Chairman Tim Allen,

Ambassador Dwia Valentine,

Ms. Liz Cameron,

Counsel-General Ma Qiang,

Ladies and Gentlemen:

Good afternoon!

It is a real delight to join you for the third time in the past two years. I wish to thank the Scottish Chamber of Commerce (SCC) for making today’s event possible.

In recent years, SCC has been committed to advancing cooperation with China. Your efforts have delivered many positive outcomes.

SCC has set up its first International Trade Office in Yantai, Shandong Province.

And it signed a cooperation agreement with the Inner Mongolian General Chambers of Commerce during the 15th World Chinese Entrepreneurs Convention last October.

I am glad to see such a sound momentum in China-Scotland relations. I would like to borrow the initials of SCC to summarise the three features of this important relationship.

The first letter S stands for solid. China-Scotland relationship enjoys a solid political foundation.

Recent years have seen frequent high-level exchanges between our two sides. Senior Chinese officials have made successful visits to Scotland, including Vice Premier Liu Yandong and Party Secretary of Beijing Cai Qi.

In the other direction, top officials of Scotland have made equally successful visits to China.

Nicola Sturgeon, First Minister of Scotland, visited China twice;

Others include Ivan McKee, Minister for Trade, Investment and Innovation of the Scottish Government;

These high-level exchanges have charted the course for China-Scotland cooperation.

Last May, Shenzhen and Edinburgh became the sixth pair of sister cities between China and Scotland. This has given a fresh boost to the regional cooperation between our two sides.

Last year, the Scottish Government issued its new five-year plan on cooperation with China, which provided new impetus to China-Scotland relations.

The second letter C stands for concrete. China-Scotland business cooperation has deepened and produced concrete outcomes.

In 2018, trade between China and Scotland reached 3.66 billion pound.

Last year when attending an SCC event, I was asked when average households in China could have Angus beef on their tables. Last June, during the tenth China-UK Economic and Financial Dialogue, I, on behalf of the Chinese Government, joined the British Minister of State at the Department for Environment, Food and Rural Affairs in signing the China-UK Beef Protocol. Today, I am happy to tell you that British beef will return to the Chinese market from the end of this year.

Last month, Glenfiddich was well received by Chinese consumers at the second China International Import Expo in Shanghai.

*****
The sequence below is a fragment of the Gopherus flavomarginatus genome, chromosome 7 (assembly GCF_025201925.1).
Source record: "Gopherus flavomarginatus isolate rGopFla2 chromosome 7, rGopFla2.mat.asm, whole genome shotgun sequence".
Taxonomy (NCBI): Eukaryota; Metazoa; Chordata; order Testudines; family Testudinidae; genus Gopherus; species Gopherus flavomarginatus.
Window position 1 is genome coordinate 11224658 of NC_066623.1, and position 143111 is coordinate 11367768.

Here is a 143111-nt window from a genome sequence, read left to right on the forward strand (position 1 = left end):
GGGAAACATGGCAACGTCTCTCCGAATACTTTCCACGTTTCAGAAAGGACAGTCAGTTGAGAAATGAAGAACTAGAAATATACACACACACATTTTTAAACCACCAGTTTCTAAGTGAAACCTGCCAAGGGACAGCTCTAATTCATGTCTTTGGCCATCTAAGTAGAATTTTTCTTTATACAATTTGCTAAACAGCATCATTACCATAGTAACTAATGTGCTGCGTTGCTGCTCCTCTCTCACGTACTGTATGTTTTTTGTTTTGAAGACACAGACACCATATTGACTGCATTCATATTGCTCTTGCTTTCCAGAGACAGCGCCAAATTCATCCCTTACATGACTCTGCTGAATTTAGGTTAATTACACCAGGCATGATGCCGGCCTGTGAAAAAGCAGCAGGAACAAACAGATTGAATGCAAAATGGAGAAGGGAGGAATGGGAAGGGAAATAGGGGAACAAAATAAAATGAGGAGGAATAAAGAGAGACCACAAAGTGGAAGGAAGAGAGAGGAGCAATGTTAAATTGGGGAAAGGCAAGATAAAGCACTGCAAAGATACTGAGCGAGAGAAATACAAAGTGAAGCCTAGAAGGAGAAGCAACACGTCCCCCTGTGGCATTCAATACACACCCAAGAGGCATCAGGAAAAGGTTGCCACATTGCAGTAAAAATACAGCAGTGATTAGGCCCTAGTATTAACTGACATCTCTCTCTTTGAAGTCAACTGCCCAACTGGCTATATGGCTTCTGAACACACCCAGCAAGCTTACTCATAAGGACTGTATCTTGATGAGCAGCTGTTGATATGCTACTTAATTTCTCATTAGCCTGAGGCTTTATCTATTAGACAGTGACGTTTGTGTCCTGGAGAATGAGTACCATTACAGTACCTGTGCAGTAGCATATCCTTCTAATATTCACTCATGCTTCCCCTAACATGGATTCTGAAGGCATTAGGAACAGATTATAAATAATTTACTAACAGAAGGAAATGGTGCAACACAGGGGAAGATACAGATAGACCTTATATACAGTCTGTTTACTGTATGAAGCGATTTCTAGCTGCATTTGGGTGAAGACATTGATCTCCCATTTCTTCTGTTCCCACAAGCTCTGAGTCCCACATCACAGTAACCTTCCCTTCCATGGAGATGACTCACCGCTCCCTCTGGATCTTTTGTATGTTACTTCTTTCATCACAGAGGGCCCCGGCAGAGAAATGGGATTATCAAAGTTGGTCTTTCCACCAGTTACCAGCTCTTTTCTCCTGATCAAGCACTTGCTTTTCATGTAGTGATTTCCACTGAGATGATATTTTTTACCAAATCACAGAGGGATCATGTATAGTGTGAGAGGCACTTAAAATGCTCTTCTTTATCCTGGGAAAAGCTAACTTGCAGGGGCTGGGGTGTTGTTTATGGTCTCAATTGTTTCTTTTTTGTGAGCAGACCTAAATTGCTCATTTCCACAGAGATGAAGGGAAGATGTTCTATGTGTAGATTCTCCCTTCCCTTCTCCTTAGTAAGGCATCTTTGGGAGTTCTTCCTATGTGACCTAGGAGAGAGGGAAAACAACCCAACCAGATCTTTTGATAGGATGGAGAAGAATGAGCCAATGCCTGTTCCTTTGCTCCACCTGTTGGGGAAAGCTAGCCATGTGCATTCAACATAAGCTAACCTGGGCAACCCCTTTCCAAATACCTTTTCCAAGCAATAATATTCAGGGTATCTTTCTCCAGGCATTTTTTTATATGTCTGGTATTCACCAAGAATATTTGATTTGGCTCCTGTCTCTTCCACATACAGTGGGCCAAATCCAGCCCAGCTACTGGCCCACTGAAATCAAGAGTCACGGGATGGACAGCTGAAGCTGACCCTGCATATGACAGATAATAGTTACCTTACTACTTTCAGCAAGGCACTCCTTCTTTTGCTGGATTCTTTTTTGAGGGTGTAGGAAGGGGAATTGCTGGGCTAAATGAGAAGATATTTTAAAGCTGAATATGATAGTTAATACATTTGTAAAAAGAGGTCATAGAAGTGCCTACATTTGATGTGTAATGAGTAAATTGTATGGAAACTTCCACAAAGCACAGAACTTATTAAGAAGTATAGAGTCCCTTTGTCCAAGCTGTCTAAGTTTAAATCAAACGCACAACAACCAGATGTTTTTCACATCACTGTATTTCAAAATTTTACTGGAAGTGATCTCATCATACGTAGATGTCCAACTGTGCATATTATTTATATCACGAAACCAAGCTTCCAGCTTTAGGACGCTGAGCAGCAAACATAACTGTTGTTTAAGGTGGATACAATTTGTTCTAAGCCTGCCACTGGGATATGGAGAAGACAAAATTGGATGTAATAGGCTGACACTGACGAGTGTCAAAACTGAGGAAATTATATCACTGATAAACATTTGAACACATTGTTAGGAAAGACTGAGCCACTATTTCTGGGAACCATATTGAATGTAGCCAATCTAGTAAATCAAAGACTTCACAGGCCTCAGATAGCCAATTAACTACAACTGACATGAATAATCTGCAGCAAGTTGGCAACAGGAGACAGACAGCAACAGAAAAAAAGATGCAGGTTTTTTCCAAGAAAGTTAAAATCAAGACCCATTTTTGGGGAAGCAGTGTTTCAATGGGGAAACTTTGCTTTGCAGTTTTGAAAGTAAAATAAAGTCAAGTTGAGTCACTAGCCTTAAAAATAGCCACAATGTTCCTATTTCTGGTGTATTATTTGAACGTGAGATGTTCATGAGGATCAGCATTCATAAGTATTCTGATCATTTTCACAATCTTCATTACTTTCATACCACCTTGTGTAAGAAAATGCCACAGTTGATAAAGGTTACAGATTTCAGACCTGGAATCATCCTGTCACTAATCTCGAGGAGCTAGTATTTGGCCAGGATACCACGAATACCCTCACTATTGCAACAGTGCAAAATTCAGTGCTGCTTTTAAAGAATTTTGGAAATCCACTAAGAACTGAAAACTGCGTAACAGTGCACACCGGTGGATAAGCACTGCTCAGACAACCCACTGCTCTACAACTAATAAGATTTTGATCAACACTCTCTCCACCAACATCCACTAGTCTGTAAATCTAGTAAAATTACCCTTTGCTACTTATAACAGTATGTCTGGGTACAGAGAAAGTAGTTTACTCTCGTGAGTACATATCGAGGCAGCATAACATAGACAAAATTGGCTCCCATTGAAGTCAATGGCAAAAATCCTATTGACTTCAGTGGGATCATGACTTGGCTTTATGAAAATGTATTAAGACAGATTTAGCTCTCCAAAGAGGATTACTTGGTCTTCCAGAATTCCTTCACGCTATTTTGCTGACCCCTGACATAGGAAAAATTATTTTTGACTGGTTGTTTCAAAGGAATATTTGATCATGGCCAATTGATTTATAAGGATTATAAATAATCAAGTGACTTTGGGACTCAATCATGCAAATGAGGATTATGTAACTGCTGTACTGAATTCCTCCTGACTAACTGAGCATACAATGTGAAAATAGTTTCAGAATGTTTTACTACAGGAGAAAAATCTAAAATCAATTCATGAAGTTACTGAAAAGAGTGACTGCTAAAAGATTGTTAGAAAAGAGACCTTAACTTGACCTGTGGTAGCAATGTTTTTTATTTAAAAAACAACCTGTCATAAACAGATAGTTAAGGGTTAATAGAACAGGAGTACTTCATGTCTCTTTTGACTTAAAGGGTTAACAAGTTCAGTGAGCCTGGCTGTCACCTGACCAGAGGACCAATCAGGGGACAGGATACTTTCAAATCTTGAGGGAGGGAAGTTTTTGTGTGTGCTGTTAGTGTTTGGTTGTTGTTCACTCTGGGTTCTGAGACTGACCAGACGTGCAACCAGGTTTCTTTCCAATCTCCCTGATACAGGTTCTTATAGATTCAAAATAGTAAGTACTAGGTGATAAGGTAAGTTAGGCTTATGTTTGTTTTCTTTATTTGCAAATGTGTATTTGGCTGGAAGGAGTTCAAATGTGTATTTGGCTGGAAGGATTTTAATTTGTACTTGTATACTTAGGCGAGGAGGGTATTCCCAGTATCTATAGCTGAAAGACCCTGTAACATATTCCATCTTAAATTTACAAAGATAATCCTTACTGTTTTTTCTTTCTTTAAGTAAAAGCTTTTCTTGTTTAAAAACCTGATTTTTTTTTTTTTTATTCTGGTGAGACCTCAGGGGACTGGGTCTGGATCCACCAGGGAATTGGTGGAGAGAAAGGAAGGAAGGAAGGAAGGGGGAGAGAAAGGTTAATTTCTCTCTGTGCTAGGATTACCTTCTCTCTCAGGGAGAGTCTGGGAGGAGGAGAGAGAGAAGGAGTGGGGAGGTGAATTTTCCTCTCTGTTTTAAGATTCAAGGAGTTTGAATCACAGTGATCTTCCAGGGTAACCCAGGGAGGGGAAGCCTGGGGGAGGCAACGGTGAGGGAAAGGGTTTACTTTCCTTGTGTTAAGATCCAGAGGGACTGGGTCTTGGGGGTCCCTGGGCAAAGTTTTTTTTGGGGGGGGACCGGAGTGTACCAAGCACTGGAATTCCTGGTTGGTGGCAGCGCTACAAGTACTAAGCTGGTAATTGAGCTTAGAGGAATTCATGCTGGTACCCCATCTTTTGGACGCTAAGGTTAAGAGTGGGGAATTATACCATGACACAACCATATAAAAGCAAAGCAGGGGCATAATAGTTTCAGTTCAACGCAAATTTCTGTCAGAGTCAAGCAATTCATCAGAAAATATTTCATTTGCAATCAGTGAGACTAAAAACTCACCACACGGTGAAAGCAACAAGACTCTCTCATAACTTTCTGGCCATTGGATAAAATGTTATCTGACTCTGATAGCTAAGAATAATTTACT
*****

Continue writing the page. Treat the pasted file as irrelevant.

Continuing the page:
More and more Chinese companies are making investments in Scotland. The Beatrice Offshore Wind Farm, which has the investment of Beijing-based SDIC Power, was officially launched last August.

Shenzhen set up a creative industry incubation centre in Edinburgh and this was reciprocated by Edinburgh. The centres have already hosted a number of promotion events. They have become effective platforms for the cooperation between the creative industries of the two cities.

The third letter C stands for close. China and Scotland have seen increasingly close cultural and people-to-people exchanges.

Across Scotland, there are five Confucius Institutes and 44 Confucius Classrooms; more than 40,000 students are learning the Chinese language. In proportion to its population, Scotland has more Confucius Institutes and Classrooms than any other parts of the world. In May last year, I unveiled a Confucius Classroom in the farthest north of Scotland, on the island of Yell, Shetland Islands.

At the same time, 13,000 Chinese students are studying here in Scotland. Some 20 Scottish universities have carried out exchanges and cooperation with Chinese universities. The University of Electronic Science and Technology of China and the University of Glasgow have set up a Joint Research and Innovation Centre. Earlier this year, this centre was officially launched.

The first direct flight Between Beijing and Edinburgh was opened, which greatly facilitated mutual visits between the people of China and the people of Scotland. In 2018, more than 200,000 Chinese tourists visited Scotland. That was twice the figure five years ago.

Moreover, the world-famous Edinburgh International Festival has attracted many top art groups from China.


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